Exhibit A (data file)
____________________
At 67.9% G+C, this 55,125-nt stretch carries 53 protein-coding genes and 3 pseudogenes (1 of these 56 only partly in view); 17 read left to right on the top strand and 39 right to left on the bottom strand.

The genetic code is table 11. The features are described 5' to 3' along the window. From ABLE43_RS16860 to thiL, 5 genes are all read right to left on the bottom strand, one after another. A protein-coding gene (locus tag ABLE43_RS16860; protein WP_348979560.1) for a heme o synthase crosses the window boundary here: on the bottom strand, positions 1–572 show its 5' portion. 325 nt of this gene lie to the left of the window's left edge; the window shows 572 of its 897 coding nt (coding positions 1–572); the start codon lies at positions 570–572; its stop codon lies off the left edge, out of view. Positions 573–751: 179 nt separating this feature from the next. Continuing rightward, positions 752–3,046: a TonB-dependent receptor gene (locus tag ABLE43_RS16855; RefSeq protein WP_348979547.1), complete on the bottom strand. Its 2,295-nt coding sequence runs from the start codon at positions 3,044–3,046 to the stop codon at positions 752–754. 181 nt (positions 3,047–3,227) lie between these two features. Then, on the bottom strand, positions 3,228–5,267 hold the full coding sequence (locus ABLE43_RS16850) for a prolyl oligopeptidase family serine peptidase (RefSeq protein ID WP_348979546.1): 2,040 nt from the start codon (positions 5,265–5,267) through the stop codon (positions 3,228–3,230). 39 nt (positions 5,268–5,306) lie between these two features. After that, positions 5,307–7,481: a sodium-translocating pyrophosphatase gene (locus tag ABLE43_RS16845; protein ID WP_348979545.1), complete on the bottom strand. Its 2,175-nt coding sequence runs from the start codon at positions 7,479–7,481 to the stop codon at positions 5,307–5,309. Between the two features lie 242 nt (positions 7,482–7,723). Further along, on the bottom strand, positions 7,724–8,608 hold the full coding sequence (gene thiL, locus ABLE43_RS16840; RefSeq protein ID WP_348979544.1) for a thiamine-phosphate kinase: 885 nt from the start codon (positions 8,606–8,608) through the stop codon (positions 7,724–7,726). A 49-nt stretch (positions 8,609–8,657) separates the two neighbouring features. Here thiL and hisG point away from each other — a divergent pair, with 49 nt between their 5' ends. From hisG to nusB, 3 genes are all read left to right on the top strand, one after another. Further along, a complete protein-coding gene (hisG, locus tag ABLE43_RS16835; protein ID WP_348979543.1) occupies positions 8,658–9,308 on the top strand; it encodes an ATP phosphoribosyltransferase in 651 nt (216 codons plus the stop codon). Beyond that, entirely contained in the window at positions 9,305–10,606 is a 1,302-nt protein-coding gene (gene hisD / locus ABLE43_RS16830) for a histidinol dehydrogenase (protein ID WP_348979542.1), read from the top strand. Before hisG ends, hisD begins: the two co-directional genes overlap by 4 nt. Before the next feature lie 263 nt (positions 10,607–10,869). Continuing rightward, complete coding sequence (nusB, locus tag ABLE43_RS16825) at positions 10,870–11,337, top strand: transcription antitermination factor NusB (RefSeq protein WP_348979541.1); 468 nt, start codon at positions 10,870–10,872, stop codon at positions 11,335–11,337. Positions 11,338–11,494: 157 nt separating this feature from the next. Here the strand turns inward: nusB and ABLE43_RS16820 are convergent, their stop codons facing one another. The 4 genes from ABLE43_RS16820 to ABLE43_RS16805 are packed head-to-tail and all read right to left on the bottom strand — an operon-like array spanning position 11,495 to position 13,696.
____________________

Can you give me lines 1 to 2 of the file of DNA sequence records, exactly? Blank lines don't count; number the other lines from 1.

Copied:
At 67.9% G+C, this 55,125-nt stretch carries 53 protein-coding genes and 3 pseudogenes (1 of these 56 only partly in view); 17 read left to right on the top strand and 39 right to left on the bottom strand.

The genetic code is table 11. The features are described 5' to 3' along the window. From ABLE43_RS16860 to thiL, 5 genes are all read right to left on the bottom strand, one after another. A protein-coding gene (locus tag ABLE43_RS16860; protein WP_348979560.1) for a heme o synthase crosses the window boundary here: on the bottom strand, positions 1–572 show its 5' portion. 325 nt of this gene lie to the left of the window's left edge; the window shows 572 of its 897 coding nt (coding positions 1–572); the start codon lies at positions 570–572; its stop codon lies off the left edge, out of view. Positions 573–751: 179 nt separating this feature from the next. Continuing rightward, positions 752–3,046: a TonB-dependent receptor gene (locus tag ABLE43_RS16855; RefSeq protein WP_348979547.1), complete on the bottom strand. Its 2,295-nt coding sequence runs from the start codon at positions 3,044–3,046 to the stop codon at positions 752–754. 181 nt (positions 3,047–3,227) lie between these two features. Then, on the bottom strand, positions 3,228–5,267 hold the full coding sequence (locus ABLE43_RS16850) for a prolyl oligopeptidase family serine peptidase (RefSeq protein ID WP_348979546.1): 2,040 nt from the start codon (positions 5,265–5,267) through the stop codon (positions 3,228–3,230). 39 nt (positions 5,268–5,306) lie between these two features. After that, positions 5,307–7,481: a sodium-translocating pyrophosphatase gene (locus tag ABLE43_RS16845; protein ID WP_348979545.1), complete on the bottom strand. Its 2,175-nt coding sequence runs from the start codon at positions 7,479–7,481 to the stop codon at positions 5,307–5,309. Between the two features lie 242 nt (positions 7,482–7,723). Further along, on the bottom strand, positions 7,724–8,608 hold the full coding sequence (gene thiL, locus ABLE43_RS16840; RefSeq protein ID WP_348979544.1) for a thiamine-phosphate kinase: 885 nt from the start codon (positions 8,606–8,608) through the stop codon (positions 7,724–7,726). A 49-nt stretch (positions 8,609–8,657) separates the two neighbouring features. Here thiL and hisG point away from each other — a divergent pair, with 49 nt between their 5' ends. From hisG to nusB, 3 genes are all read left to right on the top strand, one after another. Further along, a complete protein-coding gene (hisG, locus tag ABLE43_RS16835; protein ID WP_348979543.1) occupies positions 8,658–9,308 on the top strand; it encodes an ATP phosphoribosyltransferase in 651 nt (216 codons plus the stop codon). Beyond that, entirely contained in the window at positions 9,305–10,606 is a 1,302-nt protein-coding gene (gene hisD / locus ABLE43_RS16830) for a histidinol dehydrogenase (protein ID WP_348979542.1), read from the top strand. Before hisG ends, hisD begins: the two co-directional genes overlap by 4 nt. Before the next feature lie 263 nt (positions 10,607–10,869). Continuing rightward, complete coding sequence (nusB, locus tag ABLE43_RS16825) at positions 10,870–11,337, top strand: transcription antitermination factor NusB (RefSeq protein WP_348979541.1); 468 nt, start codon at positions 10,870–10,872, stop codon at positions 11,335–11,337. Positions 11,338–11,494: 157 nt separating this feature from the next. Here the strand turns inward: nusB and ABLE43_RS16820 are convergent, their stop codons facing one another. The 4 genes from ABLE43_RS16820 to ABLE43_RS16805 are packed head-to-tail and all read right to left on the bottom strand — an operon-like array spanning position 11,495 to position 13,696.